New Lithuanian Technology Reduces Hand Tremor, May Be Useful for Parkinson’s

New Lithuanian Technology Reduces Hand Tremor, May Be Useful for Parkinson’s

A new technology that reduces “shaky hands” in people with essential tremor (ET) may benefit those with Parkinson’s disease.

People with essential tremor, a condition that has overlapping motor features with Parkinson’s disease, have a significant reduction in their quality of life, as everyday tasks such as drinking from a glass or tying shoelaces become challenging.

Estimates from 2012 indicate the disease affects around 2 percent of Americans. Its prevalence increases with advanced age, as the incidence in people over age 40 is approximately 23.7 per 100,000 per year.

ET, which is often misdiagnosed as Parkinson’s, is a progressive neurological disorder causing involuntary and rhythmic shaking, mainly in the hands. However, unlike Parkinson’s, which typically presents hand tremor at rest, hand tremor in ET often occurs when the hands are being used.

“My grandfather had this problem. Seeing a close person suffering from the condition, it becomes clear that any device which could reduce the symptoms would be of great assistance,” Mantas Venslauskas, CEO of the Lithuanian startup company Fidens and a scientist at Kaunas University of Technology (KTU), said in a press release.

ViLim Ball, developed by Fidens, is an advanced version of a vibro trainer. Venslauskas said he knows of only one similar technology to alleviate hand tremor, which is currently available in the U.S. The ViLim Ball technology may also improve hand stiffness in the morning, a typical manifestation of rheumatoid arthritis.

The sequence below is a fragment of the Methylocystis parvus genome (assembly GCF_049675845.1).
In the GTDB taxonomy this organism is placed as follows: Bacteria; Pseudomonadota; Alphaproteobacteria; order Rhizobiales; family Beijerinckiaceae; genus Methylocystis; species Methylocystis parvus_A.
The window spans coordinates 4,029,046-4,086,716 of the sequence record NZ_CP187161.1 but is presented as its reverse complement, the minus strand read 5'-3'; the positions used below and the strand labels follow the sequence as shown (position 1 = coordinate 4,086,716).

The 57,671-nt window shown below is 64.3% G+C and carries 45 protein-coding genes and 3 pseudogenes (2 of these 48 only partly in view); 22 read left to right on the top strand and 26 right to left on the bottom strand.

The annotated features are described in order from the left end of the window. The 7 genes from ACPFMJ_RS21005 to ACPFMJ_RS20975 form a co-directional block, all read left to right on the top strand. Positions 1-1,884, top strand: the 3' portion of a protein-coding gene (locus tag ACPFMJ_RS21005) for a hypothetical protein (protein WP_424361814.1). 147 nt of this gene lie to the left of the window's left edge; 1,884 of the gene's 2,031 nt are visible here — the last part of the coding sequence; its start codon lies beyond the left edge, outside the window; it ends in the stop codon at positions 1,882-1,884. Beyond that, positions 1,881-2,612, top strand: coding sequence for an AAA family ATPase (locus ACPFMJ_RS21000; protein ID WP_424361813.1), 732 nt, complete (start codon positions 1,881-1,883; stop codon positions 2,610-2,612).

In addition to ViLim Ball, the researchers at KTU’s Biomechanics Laboratory have also been working on a technology to improve circulation in body extremities, which is relevant for rheumatoid arthritis patients. This work has been done in collaboration with scientists at the Lithuanian University of Health Sciences (LSMU).

In their joint effort with LSMU researchers, “we found out that the technology can also be used for tremor diminishing. Therefore, at Fidens we have created a thoroughly new technology and concept of a device for reducing hand tremor and stiffness,” Venslauskas said.

Tests of the ViLim Ball showed that it effectively reduces symptoms in seven out of 10 ET cases, and in nine out of 10 rheumatoid arthritis cases. The technology’s impact on physiological parameters is currently being evaluated, Venslauskas added.

In January 2018, Fidens released a beta version of ViLim Ball into the Lithuanian market with a price of 195 euros (about $238 U.S). Customer feedback will be critical toward improving the product. After additional testing and optimization, Fidens plans to sell the ViLim Ball in the U.S.

The company is also developing a wearable technology to decrease hand tremor in real time, a device that would be particularly relevant for Parkinson’s patients.

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